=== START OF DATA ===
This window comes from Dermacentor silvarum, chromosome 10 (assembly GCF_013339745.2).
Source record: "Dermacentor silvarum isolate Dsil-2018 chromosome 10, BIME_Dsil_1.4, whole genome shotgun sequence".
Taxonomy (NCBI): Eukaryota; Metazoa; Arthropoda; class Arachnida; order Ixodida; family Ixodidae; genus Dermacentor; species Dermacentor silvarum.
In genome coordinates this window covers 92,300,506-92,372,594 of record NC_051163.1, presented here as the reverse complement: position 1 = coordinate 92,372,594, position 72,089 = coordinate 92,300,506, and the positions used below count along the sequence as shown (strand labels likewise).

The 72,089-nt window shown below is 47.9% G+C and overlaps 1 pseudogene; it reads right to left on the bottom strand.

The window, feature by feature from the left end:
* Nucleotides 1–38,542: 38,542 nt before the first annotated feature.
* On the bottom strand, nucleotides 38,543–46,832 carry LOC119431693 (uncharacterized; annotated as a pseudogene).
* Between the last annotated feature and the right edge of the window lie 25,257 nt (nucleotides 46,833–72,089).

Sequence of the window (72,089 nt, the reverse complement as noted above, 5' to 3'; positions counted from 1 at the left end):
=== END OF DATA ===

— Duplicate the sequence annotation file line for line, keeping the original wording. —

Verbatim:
This window comes from Dermacentor silvarum, chromosome 10 (assembly GCF_013339745.2).
Source record: "Dermacentor silvarum isolate Dsil-2018 chromosome 10, BIME_Dsil_1.4, whole genome shotgun sequence".
Taxonomy (NCBI): Eukaryota; Metazoa; Arthropoda; class Arachnida; order Ixodida; family Ixodidae; genus Dermacentor; species Dermacentor silvarum.
In genome coordinates this window covers 92,300,506-92,372,594 of record NC_051163.1, presented here as the reverse complement: position 1 = coordinate 92,372,594, position 72,089 = coordinate 92,300,506, and the positions used below count along the sequence as shown (strand labels likewise).

The 72,089-nt window shown below is 47.9% G+C and overlaps 1 pseudogene; it reads right to left on the bottom strand.

The window, feature by feature from the left end:
* Nucleotides 1–38,542: 38,542 nt before the first annotated feature.
* On the bottom strand, nucleotides 38,543–46,832 carry LOC119431693 (uncharacterized; annotated as a pseudogene).
* Between the last annotated feature and the right edge of the window lie 25,257 nt (nucleotides 46,833–72,089).

Sequence of the window (72,089 nt, the reverse complement as noted above, 5' to 3'; positions counted from 1 at the left end):